Endangered whale gives birth while entangled in fishing rope
Scientists spotted an endangered right whale dragging a length of fishing rope caught in its mouth as it swam with a newborn calf off the Georgia coast, a rare confirmation of a birth by an entangled whale that experts determined they can't safely attempt to help.
The baby whale appeared healthy and uninjured when an aerial survey team spotted it Thursday alongside its ensnared mother near Cumberland Island, Georgia, said Clay George, a wildlife biologist with the Georgia Department of Natural Resources.
It was the second newborn right whale confirmed in the Atlantic waters of the Southeastern U.S. during the species' calving season that typically runs from December through March.
North Atlantic right whales are critically endangered, with scientists estimating that fewer than 350 survive. Adult females migrate to warmer waters off Georgia and Florida each winter to give birth. George said he's only aware of one other confirmed report, from January 2011, of an entangled right whale being seen with a newborn — and that one ultimately managed to free itself.
The female whale spotted last week, identified by the unique markings on its head, has been dragging fishing rope at least since March. That's when it was first reported entangled in Cape Cod Bay, off the coast of Massachusetts. Wildlife experts managed to shorten the rope before the whale headed south, but weren't able to free it.
“We haven’t seen a chronically entangled whale come down here from up north and have a calf," George said, adding: "It's amazing. But on the other hand, it could ultimately be a death sentence for her.”
That's because the mother whale may struggle both to nurse her calf and still have the energy needed to keep dragging the fishing line while also trying to recover from potential injuries to its mouth, George said. Female right whales typically gorge themselves in the waters where they feed and mate off New England and Canada before heading south to give birth. They won't eat again until they return — a round trip that can take three months or longer.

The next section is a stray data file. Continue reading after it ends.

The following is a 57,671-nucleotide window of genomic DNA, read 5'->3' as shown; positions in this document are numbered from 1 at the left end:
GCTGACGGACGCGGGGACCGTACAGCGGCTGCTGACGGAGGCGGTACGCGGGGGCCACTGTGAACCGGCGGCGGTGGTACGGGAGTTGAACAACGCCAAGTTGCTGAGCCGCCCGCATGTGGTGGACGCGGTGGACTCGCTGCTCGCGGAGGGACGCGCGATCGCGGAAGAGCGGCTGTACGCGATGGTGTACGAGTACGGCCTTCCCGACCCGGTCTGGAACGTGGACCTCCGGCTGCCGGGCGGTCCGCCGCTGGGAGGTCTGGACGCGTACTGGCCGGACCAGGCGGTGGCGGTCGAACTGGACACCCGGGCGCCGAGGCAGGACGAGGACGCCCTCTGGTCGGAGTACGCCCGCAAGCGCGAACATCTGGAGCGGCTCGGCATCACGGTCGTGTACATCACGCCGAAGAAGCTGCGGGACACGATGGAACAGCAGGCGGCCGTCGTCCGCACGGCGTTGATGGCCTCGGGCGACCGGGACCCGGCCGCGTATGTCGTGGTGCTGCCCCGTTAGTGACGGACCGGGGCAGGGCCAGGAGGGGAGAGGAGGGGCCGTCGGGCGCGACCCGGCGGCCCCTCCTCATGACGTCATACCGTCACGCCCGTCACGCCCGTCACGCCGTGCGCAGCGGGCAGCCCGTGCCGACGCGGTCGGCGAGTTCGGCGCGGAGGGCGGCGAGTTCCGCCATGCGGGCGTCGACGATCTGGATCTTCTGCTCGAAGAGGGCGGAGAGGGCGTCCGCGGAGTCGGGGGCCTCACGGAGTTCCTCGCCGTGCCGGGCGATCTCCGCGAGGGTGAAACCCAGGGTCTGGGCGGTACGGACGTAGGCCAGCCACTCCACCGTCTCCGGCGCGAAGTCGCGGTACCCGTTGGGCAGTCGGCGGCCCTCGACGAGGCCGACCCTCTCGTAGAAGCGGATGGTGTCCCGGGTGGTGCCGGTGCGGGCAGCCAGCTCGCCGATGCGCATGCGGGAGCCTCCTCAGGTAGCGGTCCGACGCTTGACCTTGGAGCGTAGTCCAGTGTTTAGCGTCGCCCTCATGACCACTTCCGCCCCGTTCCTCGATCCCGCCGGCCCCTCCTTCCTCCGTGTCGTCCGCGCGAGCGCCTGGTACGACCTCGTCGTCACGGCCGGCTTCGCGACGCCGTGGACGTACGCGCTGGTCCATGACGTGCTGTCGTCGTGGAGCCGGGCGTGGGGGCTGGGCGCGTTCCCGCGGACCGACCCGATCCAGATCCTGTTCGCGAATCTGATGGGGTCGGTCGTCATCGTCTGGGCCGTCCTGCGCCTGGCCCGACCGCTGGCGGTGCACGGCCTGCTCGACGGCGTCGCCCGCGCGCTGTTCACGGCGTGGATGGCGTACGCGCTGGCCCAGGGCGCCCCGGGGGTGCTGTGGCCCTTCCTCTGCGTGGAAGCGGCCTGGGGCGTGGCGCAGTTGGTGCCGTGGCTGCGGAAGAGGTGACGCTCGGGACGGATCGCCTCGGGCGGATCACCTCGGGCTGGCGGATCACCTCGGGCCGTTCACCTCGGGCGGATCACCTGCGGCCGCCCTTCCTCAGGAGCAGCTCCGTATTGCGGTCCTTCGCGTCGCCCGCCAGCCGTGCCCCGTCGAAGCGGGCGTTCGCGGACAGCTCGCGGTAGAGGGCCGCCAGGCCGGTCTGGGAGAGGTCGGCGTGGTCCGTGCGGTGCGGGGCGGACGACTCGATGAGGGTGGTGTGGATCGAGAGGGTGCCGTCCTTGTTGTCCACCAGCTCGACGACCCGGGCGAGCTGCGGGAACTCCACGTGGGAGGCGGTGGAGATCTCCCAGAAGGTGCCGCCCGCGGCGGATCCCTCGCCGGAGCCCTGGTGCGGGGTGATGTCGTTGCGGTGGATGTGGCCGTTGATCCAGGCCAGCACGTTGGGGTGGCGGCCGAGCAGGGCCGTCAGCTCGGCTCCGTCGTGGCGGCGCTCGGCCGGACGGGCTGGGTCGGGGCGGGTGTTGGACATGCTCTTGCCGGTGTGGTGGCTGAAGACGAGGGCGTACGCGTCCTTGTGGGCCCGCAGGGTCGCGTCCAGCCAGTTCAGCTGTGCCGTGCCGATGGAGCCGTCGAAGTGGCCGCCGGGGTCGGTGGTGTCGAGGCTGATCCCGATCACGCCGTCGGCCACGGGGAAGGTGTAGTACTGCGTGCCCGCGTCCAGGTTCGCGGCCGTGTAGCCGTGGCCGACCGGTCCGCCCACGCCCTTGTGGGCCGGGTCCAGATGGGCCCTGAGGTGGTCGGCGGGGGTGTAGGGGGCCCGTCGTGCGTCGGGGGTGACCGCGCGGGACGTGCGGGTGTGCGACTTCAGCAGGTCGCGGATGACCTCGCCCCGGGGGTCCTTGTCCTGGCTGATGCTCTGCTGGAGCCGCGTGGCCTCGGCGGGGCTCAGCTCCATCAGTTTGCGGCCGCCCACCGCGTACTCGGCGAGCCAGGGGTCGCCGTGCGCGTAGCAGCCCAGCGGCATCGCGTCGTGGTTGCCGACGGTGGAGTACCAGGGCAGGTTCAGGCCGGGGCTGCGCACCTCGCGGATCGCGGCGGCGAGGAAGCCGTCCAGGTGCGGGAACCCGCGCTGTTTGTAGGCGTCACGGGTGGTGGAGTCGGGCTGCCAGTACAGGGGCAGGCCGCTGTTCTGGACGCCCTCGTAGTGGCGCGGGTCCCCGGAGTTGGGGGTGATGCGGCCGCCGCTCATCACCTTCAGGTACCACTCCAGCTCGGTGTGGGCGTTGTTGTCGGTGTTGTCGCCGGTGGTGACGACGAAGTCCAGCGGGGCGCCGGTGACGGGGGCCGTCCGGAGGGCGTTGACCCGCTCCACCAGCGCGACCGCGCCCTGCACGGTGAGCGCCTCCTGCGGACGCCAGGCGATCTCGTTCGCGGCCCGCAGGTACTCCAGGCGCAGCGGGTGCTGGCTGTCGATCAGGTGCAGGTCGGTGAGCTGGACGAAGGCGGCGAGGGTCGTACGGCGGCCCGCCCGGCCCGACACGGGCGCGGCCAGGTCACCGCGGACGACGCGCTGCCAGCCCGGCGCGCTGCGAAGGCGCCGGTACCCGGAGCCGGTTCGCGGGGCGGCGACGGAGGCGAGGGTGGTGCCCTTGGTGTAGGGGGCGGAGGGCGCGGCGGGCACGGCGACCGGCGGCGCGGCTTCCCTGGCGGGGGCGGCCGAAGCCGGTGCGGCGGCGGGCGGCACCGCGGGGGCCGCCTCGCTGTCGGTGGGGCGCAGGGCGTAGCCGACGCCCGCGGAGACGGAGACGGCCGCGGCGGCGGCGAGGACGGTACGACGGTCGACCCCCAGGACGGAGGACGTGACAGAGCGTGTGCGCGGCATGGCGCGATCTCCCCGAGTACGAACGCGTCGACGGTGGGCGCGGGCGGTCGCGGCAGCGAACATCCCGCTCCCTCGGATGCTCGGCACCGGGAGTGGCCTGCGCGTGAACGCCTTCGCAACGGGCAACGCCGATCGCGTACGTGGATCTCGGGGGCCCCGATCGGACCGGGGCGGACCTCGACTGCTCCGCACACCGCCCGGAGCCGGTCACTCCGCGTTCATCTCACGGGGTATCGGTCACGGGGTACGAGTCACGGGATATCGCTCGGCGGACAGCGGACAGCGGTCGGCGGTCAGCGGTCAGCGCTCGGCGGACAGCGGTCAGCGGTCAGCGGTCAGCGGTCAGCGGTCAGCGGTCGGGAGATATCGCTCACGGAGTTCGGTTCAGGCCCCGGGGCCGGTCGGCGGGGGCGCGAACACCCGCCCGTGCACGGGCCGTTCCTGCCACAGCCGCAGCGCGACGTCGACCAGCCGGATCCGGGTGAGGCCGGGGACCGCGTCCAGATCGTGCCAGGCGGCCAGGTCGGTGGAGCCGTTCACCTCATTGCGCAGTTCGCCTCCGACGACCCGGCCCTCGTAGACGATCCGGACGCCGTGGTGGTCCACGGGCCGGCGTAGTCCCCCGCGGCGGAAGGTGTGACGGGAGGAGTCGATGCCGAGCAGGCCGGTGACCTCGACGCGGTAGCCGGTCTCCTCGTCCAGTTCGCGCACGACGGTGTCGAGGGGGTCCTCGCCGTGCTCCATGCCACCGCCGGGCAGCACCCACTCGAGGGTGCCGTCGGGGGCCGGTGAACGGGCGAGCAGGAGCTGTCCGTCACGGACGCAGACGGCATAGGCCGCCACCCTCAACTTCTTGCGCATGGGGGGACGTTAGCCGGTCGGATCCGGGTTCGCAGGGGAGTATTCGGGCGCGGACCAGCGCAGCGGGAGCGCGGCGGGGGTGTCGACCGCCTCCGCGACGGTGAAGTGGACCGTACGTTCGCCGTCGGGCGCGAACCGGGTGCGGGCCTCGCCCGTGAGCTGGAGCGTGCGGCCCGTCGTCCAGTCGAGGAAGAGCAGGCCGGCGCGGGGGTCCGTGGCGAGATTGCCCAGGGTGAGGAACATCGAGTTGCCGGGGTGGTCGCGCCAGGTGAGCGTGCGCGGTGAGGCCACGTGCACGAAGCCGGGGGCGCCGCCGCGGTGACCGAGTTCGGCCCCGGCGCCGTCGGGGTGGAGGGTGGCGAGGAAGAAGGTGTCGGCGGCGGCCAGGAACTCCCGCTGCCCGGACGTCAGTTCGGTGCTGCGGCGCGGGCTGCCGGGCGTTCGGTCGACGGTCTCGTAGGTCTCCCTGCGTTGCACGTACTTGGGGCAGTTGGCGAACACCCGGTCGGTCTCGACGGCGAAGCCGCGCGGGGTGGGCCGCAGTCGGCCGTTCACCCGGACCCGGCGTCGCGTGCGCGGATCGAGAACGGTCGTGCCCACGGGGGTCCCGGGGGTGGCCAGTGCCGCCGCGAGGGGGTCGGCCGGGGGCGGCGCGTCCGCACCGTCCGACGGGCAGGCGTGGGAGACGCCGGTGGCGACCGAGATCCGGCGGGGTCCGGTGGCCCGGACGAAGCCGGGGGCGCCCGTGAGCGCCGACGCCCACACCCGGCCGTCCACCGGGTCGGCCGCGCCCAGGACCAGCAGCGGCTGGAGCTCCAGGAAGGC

Trained responders in a boat approached the mother whale and calf on Thursday. After consulting with other experts, George said, the response team concluded any attempt to remove or further shorten the fishing rope would pose too great a risk to both the whales and the boat crew.
Spotters who scan the waters daily for whales and their babies during the calving season plan to keep an eye out for the pair.
“My concern is she’s still got two pieces of rope, about 20 feet, coming out from the left side of her mouth,” George said. “If those two pieces of rope ended up getting knotted around each other and there’s a loop, you could imagine that calf could end up becoming entangled.”
Scientists and advocates with the North Atlantic Right Whale Consortium said in October they suspect the marine mammals lost nearly 10% of their population last year, with their overall number falling to an estimated 336.
Right whales were decimated during the commercial whaling era, when they were hunted for their oil. Now scientists say entanglement with fishing gear and collisions with ships are killing right whales faster than they can reproduce.